Of course, more generally, direct democracy as a tool has proven to be powerful in the hands of those with money and savvy, and the results cannot be routinely characterized as a victory for the popular will.  In other contexts, the Court has understood this, and these factors—superior resources—account in part for the success of the Arizona initiative.  But the majority can quell any doubt it might have in the matter because it is taken with the campaign’s objective—a defense against abuse of the redistricting process.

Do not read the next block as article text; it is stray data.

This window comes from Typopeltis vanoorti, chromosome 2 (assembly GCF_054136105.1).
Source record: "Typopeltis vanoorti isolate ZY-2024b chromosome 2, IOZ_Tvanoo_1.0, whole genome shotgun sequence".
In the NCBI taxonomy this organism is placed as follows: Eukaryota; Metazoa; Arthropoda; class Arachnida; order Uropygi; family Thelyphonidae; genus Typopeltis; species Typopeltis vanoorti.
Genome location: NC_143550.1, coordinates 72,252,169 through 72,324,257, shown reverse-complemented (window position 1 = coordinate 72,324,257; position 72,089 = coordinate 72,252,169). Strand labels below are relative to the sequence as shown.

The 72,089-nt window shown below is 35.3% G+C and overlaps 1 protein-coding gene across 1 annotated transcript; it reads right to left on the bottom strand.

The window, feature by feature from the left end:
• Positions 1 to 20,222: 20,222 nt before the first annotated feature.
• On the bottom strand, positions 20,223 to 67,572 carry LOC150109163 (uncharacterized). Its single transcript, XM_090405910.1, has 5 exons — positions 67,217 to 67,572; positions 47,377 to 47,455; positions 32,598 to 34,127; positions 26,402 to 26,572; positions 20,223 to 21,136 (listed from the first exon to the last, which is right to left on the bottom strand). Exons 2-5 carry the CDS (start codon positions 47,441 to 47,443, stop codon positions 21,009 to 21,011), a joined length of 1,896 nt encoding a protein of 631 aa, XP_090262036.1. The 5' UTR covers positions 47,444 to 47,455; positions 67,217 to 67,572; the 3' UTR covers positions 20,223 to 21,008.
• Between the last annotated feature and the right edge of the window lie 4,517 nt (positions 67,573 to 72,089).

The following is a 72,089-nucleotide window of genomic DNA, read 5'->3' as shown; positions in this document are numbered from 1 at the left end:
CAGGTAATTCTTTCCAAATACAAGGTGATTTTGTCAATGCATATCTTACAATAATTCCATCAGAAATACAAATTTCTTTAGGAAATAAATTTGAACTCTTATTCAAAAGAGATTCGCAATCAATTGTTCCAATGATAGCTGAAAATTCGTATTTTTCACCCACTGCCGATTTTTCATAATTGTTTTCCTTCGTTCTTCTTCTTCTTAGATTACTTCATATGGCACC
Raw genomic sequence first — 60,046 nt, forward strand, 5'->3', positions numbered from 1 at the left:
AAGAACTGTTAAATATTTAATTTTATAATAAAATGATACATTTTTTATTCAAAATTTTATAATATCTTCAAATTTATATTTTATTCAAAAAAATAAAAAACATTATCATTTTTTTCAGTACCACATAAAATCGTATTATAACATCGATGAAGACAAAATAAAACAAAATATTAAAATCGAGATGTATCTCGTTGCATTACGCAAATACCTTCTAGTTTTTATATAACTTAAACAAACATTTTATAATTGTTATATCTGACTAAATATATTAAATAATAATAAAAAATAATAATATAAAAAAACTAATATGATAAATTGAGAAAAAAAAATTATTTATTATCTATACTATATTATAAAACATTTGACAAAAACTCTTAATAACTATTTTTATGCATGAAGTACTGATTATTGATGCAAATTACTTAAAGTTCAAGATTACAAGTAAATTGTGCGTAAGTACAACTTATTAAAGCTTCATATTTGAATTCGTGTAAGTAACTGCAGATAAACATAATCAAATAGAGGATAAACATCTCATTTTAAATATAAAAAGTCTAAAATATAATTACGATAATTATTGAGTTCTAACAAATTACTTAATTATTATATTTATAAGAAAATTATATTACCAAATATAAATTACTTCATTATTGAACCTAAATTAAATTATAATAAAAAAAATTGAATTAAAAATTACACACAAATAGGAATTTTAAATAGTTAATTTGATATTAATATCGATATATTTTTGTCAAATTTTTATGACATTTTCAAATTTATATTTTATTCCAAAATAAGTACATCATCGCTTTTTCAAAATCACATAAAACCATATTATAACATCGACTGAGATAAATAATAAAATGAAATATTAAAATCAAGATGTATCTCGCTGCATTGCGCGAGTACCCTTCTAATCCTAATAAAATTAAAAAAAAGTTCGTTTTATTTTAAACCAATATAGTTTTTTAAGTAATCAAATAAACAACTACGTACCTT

Just as the Court stands behind the utilization of direct democracy for this purpose, it adopts a skeptical view of officeholder behavior.   The case involves the full displacement of legislative authority over redistricting, a point that the Roberts dissent emphasizes.  The Court has been notably selective in this judgment of how much trust can be extended to politicians.  Sometimes, as in McConnell, it is impressed with their judiciousness in regulating campaign finance in the larger public interest and not their own.  Then, in the dismissal of the legislative record assembled in support of the reauthorization of The Voting Rights Act, we can find a suggestion like Justice Scalia’s that our suspicion of politicians should be heightened when they unite across party lines and achieve unanimity.  In the Arizona case, the attitude is more Shelby County than McConnell, and the line-up of Justices is quite different, but it depends, it seems, on how reliably the politicians will do what is expected of them.  It depends, in short, on views of the reform objective.